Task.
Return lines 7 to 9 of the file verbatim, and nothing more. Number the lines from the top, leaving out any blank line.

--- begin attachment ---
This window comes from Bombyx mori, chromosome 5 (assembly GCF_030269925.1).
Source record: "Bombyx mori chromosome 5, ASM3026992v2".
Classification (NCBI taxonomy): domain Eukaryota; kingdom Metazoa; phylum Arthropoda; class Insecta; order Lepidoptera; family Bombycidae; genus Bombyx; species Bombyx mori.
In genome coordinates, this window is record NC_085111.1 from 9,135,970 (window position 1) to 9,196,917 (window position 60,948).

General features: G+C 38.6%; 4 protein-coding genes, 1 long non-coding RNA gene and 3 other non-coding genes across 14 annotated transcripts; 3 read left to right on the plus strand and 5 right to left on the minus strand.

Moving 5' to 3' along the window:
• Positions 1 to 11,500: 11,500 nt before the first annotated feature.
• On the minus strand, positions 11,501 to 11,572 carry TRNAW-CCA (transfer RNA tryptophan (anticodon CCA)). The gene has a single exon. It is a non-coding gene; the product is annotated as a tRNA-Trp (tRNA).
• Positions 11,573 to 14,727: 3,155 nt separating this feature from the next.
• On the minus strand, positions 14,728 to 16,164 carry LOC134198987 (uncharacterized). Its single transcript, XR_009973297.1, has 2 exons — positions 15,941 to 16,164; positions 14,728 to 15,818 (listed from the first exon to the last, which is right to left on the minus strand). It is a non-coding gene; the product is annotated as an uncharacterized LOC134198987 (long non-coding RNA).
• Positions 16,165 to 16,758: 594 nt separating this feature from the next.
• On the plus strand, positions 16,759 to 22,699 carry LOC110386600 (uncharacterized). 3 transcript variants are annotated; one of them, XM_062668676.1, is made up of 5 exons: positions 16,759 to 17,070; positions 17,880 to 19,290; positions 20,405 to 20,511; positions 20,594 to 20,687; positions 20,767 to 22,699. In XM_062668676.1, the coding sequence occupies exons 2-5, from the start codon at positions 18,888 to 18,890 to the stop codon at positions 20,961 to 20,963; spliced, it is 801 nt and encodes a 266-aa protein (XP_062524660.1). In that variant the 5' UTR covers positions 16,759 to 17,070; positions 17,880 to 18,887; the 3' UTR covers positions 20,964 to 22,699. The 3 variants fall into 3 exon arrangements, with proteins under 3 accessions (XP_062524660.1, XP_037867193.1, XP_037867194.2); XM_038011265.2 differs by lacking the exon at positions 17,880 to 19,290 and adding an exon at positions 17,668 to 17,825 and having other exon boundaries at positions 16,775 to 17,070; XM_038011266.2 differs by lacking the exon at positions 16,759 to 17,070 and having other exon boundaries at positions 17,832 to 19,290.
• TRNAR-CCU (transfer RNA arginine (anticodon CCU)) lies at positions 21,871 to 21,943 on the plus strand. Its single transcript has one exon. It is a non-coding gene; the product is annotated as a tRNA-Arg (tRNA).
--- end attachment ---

• Positions 1 to 11,500: 11,500 nt before the first annotated feature.
• On the minus strand, positions 11,501 to 11,572 carry TRNAW-CCA (transfer RNA tryptophan (anticodon CCA)). The gene has a single exon. It is a non-coding gene; the product is annotated as a tRNA-Trp (tRNA).
• Positions 11,573 to 14,727: 3,155 nt separating this feature from the next.